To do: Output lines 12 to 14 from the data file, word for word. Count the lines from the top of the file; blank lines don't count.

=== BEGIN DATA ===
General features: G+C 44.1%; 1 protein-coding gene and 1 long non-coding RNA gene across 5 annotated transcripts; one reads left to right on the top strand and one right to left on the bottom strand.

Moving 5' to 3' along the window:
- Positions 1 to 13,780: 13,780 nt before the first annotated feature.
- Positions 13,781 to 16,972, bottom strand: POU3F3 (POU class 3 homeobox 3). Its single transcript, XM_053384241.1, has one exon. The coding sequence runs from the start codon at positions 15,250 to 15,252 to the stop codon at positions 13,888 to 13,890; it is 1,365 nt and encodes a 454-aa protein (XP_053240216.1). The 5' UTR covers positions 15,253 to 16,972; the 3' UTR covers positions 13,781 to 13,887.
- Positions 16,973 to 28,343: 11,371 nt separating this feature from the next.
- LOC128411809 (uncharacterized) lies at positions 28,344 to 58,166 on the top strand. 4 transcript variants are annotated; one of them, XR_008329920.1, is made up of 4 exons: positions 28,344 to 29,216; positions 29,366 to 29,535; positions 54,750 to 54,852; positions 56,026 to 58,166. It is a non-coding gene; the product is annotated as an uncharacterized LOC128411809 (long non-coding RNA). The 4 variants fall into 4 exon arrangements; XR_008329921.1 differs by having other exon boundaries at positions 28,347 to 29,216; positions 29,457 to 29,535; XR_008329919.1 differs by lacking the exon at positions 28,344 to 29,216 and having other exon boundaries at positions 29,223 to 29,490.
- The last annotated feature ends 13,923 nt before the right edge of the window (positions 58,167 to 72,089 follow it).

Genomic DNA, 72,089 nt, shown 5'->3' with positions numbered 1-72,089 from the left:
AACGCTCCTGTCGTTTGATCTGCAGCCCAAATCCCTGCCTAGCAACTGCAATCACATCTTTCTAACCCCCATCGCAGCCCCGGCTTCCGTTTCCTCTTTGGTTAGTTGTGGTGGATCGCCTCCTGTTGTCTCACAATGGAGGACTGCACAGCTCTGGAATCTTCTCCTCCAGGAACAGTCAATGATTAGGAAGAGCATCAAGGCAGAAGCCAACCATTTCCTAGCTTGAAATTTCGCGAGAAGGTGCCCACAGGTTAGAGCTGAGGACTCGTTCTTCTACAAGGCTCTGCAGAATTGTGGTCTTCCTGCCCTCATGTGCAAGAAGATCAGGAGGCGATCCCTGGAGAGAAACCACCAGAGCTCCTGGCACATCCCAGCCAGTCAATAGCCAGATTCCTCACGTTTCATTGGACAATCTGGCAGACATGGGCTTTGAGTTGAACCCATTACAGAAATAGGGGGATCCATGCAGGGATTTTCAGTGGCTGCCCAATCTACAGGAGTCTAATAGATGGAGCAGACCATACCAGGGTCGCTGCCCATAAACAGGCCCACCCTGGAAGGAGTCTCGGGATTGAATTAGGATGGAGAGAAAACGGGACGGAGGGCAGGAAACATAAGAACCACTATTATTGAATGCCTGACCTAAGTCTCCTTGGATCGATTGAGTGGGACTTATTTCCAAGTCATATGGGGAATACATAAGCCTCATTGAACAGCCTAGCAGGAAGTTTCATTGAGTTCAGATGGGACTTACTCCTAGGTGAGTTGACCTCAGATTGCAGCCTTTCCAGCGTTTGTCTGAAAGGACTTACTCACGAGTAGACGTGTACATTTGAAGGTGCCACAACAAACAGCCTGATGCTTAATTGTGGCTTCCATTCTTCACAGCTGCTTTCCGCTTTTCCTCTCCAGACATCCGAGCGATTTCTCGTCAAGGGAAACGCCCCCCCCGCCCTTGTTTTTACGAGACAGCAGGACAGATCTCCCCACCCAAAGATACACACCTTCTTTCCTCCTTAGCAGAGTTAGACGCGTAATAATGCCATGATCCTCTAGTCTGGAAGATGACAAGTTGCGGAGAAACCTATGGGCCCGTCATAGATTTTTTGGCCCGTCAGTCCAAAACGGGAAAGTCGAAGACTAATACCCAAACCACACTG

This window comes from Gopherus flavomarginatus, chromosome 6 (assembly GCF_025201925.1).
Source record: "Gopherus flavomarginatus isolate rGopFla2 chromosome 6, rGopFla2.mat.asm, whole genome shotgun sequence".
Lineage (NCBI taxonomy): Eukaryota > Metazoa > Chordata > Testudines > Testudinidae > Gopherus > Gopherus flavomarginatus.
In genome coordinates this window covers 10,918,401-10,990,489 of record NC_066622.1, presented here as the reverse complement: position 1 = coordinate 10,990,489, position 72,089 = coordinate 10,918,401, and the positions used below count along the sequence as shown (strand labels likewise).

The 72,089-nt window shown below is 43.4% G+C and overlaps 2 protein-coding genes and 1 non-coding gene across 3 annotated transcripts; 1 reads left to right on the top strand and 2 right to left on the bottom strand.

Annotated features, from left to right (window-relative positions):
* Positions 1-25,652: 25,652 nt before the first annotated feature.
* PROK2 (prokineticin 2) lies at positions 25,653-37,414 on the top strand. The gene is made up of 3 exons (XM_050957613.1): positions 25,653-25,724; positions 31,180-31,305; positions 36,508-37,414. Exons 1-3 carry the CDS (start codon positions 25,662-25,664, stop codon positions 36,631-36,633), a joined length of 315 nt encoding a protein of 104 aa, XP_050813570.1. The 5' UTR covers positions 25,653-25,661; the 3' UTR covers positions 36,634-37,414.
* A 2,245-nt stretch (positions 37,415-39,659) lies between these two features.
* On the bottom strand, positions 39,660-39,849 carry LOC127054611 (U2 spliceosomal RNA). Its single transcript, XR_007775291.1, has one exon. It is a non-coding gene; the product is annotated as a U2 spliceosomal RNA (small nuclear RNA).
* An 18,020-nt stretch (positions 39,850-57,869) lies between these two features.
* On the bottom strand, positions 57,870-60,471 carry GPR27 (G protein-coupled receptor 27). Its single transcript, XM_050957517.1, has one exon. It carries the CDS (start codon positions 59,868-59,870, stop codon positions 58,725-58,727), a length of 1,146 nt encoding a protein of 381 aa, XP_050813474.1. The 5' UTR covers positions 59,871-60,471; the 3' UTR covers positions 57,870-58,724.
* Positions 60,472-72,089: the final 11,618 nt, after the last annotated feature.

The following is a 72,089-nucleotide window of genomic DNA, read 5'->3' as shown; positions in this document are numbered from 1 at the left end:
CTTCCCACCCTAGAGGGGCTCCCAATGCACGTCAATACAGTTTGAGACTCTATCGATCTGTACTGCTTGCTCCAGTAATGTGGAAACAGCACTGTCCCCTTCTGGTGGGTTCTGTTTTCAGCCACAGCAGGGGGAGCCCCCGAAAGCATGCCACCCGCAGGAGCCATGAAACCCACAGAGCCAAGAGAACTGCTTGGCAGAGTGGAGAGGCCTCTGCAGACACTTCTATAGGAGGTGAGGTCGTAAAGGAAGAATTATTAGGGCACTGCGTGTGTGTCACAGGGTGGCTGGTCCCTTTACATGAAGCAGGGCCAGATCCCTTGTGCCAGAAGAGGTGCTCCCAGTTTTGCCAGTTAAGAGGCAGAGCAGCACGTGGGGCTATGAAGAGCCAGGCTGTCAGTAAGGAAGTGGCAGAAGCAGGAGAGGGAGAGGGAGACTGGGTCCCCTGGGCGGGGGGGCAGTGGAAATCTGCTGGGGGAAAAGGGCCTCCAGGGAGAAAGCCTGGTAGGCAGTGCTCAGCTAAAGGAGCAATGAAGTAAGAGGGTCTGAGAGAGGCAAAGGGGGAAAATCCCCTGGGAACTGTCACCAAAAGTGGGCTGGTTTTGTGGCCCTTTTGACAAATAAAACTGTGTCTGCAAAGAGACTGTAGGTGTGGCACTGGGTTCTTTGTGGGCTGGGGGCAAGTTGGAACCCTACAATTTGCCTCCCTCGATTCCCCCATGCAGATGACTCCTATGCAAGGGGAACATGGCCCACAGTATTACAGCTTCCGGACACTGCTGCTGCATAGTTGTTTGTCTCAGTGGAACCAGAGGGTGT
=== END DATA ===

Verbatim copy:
Lineage (NCBI taxonomy): Eukaryota > Metazoa > Chordata > Testudines > Testudinidae > Gopherus > Gopherus flavomarginatus.
In genome coordinates this window covers 10,918,401-10,990,489 of record NC_066622.1, presented here as the reverse complement: position 1 = coordinate 10,990,489, position 72,089 = coordinate 10,918,401, and the positions used below count along the sequence as shown (strand labels likewise).

The 72,089-nt window shown below is 43.4% G+C and overlaps 2 protein-coding genes and 1 non-coding gene across 3 annotated transcripts; 1 reads left to right on the top strand and 2 right to left on the bottom strand.